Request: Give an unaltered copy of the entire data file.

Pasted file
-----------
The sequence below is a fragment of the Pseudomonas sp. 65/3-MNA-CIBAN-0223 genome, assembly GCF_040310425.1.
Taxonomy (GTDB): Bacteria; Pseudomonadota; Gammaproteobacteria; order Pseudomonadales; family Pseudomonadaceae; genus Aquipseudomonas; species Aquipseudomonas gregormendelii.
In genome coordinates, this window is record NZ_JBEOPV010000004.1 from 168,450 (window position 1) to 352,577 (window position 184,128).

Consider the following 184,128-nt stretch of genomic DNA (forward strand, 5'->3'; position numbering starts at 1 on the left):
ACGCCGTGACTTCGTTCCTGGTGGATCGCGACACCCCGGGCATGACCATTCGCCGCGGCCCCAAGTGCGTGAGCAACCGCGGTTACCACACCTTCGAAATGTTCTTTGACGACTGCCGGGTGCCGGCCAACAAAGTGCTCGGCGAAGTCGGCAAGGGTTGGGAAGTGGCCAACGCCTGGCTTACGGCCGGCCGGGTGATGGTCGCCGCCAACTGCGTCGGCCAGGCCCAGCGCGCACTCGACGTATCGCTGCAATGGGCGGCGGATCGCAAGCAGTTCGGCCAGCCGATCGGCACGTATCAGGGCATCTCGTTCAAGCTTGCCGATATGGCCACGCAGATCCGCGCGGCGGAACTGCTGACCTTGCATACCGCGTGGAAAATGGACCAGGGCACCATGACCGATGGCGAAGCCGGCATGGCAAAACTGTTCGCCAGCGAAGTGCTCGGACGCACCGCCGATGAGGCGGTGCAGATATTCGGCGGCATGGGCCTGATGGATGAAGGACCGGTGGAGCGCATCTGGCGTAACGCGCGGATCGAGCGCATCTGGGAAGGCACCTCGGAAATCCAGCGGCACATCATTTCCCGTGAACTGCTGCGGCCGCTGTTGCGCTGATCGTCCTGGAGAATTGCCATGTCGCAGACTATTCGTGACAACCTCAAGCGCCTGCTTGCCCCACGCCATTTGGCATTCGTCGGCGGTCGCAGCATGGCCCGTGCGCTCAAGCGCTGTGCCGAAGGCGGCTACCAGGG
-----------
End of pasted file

The sequence below is a fragment of the Pseudomonas sp. 65/3-MNA-CIBAN-0223 genome, assembly GCF_040310425.1.
Taxonomy (GTDB): Bacteria; Pseudomonadota; Gammaproteobacteria; order Pseudomonadales; family Pseudomonadaceae; genus Aquipseudomonas; species Aquipseudomonas gregormendelii.
In genome coordinates, this window is record NZ_JBEOPV010000004.1 from 168,450 (window position 1) to 352,577 (window position 184,128).

Consider the following 184,128-nt stretch of genomic DNA (forward strand, 5'->3'; position numbering starts at 1 on the left):
ACGCCGTGACTTCGTTCCTGGTGGATCGCGACACCCCGGGCATGACCATTCGCCGCGGCCCCAAGTGCGTGAGCAACCGCGGTTACCACACCTTCGAAATGTTCTTTGACGACTGCCGGGTGCCGGCCAACAAAGTGCTCGGCGAAGTCGGCAAGGGTTGGGAAGTGGCCAACGCCTGGCTTACGGCCGGCCGGGTGATGGTCGCCGCCAACTGCGTCGGCCAGGCCCAGCGCGCACTCGACGTATCGCTGCAATGGGCGGCGGATCGCAAGCAGTTCGGCCAGCCGATCGGCACGTATCAGGGCATCTCGTTCAAGCTTGCCGATATGGCCACGCAGATCCGCGCGGCGGAACTGCTGACCTTGCATACCGCGTGGAAAATGGACCAGGGCACCATGACCGATGGCGAAGCCGGCATGGCAAAACTGTTCGCCAGCGAAGTGCTCGGACGCACCGCCGATGAGGCGGTGCAGATATTCGGCGGCATGGGCCTGATGGATGAAGGACCGGTGGAGCGCATCTGGCGTAACGCGCGGATCGAGCGCATCTGGGAAGGCACCTCGGAAATCCAGCGGCACATCATTTCCCGTGAACTGCTGCGGCCGCTGTTGCGCTGATCGTCCTGGAGAATTGCCATGTCGCAGACTATTCGTGACAACCTCAAGCGCCTGCTTGCCCCACGCCATTTGGCATTCGTCGGCGGTCGCAGCATGGCCCGTGCGCTCAAGCGCTGTGCCGAAGGCGGCTACCAGGG